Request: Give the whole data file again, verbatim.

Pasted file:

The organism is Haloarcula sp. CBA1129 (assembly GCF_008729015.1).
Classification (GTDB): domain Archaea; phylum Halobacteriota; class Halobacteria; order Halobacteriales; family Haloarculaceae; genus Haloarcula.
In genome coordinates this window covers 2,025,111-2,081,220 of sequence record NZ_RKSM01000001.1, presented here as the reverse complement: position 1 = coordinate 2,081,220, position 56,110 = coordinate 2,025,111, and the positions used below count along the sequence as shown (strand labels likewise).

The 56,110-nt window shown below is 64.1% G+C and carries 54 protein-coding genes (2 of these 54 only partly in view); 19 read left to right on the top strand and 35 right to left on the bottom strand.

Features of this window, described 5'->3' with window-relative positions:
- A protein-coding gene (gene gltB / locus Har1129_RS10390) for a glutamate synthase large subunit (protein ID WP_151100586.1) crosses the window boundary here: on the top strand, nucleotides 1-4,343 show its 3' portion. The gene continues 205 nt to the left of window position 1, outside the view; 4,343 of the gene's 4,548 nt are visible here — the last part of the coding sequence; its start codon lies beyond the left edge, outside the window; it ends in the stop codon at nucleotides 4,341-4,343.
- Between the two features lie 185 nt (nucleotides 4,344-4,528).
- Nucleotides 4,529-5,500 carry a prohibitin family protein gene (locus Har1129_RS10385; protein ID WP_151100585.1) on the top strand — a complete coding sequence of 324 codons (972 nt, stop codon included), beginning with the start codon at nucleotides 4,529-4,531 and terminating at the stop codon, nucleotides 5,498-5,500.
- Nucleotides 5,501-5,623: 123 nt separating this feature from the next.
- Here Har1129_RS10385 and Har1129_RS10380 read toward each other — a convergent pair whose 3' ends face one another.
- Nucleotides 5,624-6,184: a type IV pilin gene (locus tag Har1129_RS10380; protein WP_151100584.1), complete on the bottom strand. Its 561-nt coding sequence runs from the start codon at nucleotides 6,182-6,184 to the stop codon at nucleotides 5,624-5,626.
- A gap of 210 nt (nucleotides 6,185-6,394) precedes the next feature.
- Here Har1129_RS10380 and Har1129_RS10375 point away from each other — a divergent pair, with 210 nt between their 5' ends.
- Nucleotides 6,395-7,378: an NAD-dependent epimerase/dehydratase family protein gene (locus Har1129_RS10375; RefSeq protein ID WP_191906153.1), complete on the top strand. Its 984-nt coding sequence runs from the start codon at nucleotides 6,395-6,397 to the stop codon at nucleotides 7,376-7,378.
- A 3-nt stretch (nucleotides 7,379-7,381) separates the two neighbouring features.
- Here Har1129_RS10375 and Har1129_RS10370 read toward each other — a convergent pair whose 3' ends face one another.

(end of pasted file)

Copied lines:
The organism is Haloarcula sp. CBA1129 (assembly GCF_008729015.1).
Classification (GTDB): domain Archaea; phylum Halobacteriota; class Halobacteria; order Halobacteriales; family Haloarculaceae; genus Haloarcula.
In genome coordinates this window covers 2,025,111-2,081,220 of sequence record NZ_RKSM01000001.1, presented here as the reverse complement: position 1 = coordinate 2,081,220, position 56,110 = coordinate 2,025,111, and the positions used below count along the sequence as shown (strand labels likewise).

The 56,110-nt window shown below is 64.1% G+C and carries 54 protein-coding genes (2 of these 54 only partly in view); 19 read left to right on the top strand and 35 right to left on the bottom strand.

Features of this window, described 5'->3' with window-relative positions:
- A protein-coding gene (gene gltB / locus Har1129_RS10390) for a glutamate synthase large subunit (protein ID WP_151100586.1) crosses the window boundary here: on the top strand, nucleotides 1-4,343 show its 3' portion. The gene continues 205 nt to the left of window position 1, outside the view; 4,343 of the gene's 4,548 nt are visible here — the last part of the coding sequence; its start codon lies beyond the left edge, outside the window; it ends in the stop codon at nucleotides 4,341-4,343.
- Between the two features lie 185 nt (nucleotides 4,344-4,528).
- Nucleotides 4,529-5,500 carry a prohibitin family protein gene (locus Har1129_RS10385; protein ID WP_151100585.1) on the top strand — a complete coding sequence of 324 codons (972 nt, stop codon included), beginning with the start codon at nucleotides 4,529-4,531 and terminating at the stop codon, nucleotides 5,498-5,500.
- Nucleotides 5,501-5,623: 123 nt separating this feature from the next.
- Here Har1129_RS10385 and Har1129_RS10380 read toward each other — a convergent pair whose 3' ends face one another.
- Nucleotides 5,624-6,184: a type IV pilin gene (locus tag Har1129_RS10380; protein WP_151100584.1), complete on the bottom strand. Its 561-nt coding sequence runs from the start codon at nucleotides 6,182-6,184 to the stop codon at nucleotides 5,624-5,626.
- A gap of 210 nt (nucleotides 6,185-6,394) precedes the next feature.
- Here Har1129_RS10380 and Har1129_RS10375 point away from each other — a divergent pair, with 210 nt between their 5' ends.
- Nucleotides 6,395-7,378: an NAD-dependent epimerase/dehydratase family protein gene (locus Har1129_RS10375; RefSeq protein ID WP_191906153.1), complete on the top strand. Its 984-nt coding sequence runs from the start codon at nucleotides 6,395-6,397 to the stop codon at nucleotides 7,376-7,378.
- A 3-nt stretch (nucleotides 7,379-7,381) separates the two neighbouring features.
- Here Har1129_RS10375 and Har1129_RS10370 read toward each other — a convergent pair whose 3' ends face one another.